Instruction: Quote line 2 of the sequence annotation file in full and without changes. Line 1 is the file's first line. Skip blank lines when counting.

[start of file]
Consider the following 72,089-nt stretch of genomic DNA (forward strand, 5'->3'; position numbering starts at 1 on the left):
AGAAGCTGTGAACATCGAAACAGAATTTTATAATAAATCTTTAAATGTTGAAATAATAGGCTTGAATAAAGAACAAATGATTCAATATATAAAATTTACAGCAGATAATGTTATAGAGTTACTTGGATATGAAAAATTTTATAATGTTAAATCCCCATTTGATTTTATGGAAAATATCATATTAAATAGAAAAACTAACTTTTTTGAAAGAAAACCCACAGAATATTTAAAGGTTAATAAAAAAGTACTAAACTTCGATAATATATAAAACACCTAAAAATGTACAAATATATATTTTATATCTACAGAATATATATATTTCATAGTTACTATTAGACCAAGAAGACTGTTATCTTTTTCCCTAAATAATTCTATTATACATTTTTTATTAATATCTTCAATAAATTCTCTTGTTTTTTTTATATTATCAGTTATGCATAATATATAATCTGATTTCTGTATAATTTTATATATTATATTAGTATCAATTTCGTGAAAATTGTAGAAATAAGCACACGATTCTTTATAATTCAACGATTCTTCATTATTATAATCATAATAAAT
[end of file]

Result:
AGAAGCTGTGAACATCGAAACAGAATTTTATAATAAATCTTTAAATGTTGAAATAATAGGCTTGAATAAAGAACAAATGATTCAATATATAAAATTTACAGCAGATAATGTTATAGAGTTACTTGGATATGAAAAATTTTATAATGTTAAATCCCCATTTGATTTTATGGAAAATATCATATTAAATAGAAAAACTAACTTTTTTGAAAGAAAACCCACAGAATATTTAAAGGTTAATAAAAAAGTACTAAACTTCGATAATATATAAAACACCTAAAAATGTACAAATATATATTTTATATCTACAGAATATATATATTTCATAGTTACTATTAGACCAAGAAGACTGTTATCTTTTTCCCTAAATAATTCTATTATACATTTTTTATTAATATCTTCAATAAATTCTCTTGTTTTTTTTATATTATCAGTTATGCATAATATATAATCTGATTTCTGTATAATTTTATATATTATATTAGTATCAATTTCGTGAAAATTGTAGAAATAAGCACACGATTCTTTATAATTCAACGATTCTTCATTATTATAATCATAATAAAT